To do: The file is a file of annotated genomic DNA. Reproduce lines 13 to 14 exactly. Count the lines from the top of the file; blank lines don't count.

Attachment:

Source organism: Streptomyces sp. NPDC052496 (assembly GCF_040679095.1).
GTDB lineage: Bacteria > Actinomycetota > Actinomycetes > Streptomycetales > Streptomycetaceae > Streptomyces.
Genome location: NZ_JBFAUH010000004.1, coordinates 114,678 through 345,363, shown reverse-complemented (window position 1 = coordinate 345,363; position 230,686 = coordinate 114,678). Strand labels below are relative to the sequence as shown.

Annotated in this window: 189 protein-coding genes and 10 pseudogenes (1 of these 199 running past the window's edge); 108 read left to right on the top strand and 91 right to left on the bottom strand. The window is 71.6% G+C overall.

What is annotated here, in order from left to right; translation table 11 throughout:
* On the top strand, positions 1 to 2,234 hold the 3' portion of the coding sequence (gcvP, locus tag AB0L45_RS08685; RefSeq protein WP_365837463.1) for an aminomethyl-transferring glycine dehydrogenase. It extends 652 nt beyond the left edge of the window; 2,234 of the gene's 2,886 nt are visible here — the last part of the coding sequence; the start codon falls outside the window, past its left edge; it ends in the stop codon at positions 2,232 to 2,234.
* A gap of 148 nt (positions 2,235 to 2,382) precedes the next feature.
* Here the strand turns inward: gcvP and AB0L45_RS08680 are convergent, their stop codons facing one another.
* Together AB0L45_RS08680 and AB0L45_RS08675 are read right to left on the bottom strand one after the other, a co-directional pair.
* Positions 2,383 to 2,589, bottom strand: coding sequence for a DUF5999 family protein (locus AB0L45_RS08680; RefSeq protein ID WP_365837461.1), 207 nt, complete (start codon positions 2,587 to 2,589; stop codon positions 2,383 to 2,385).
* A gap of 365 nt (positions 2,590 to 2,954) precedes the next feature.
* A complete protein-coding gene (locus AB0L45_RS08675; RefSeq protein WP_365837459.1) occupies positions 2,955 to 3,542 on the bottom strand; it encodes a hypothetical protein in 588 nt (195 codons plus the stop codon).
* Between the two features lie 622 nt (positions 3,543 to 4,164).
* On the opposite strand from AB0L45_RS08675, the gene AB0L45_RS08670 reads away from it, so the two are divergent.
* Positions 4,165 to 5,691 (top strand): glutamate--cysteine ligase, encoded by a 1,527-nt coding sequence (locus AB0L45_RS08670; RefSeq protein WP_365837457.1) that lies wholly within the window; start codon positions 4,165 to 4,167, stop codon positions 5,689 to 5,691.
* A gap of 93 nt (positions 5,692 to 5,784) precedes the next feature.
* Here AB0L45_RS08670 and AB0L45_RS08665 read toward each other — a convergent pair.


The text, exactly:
* Between the two features lie 622 nt (positions 3,543 to 4,164).
* On the opposite strand from AB0L45_RS08675, the gene AB0L45_RS08670 reads away from it, so the two are divergent.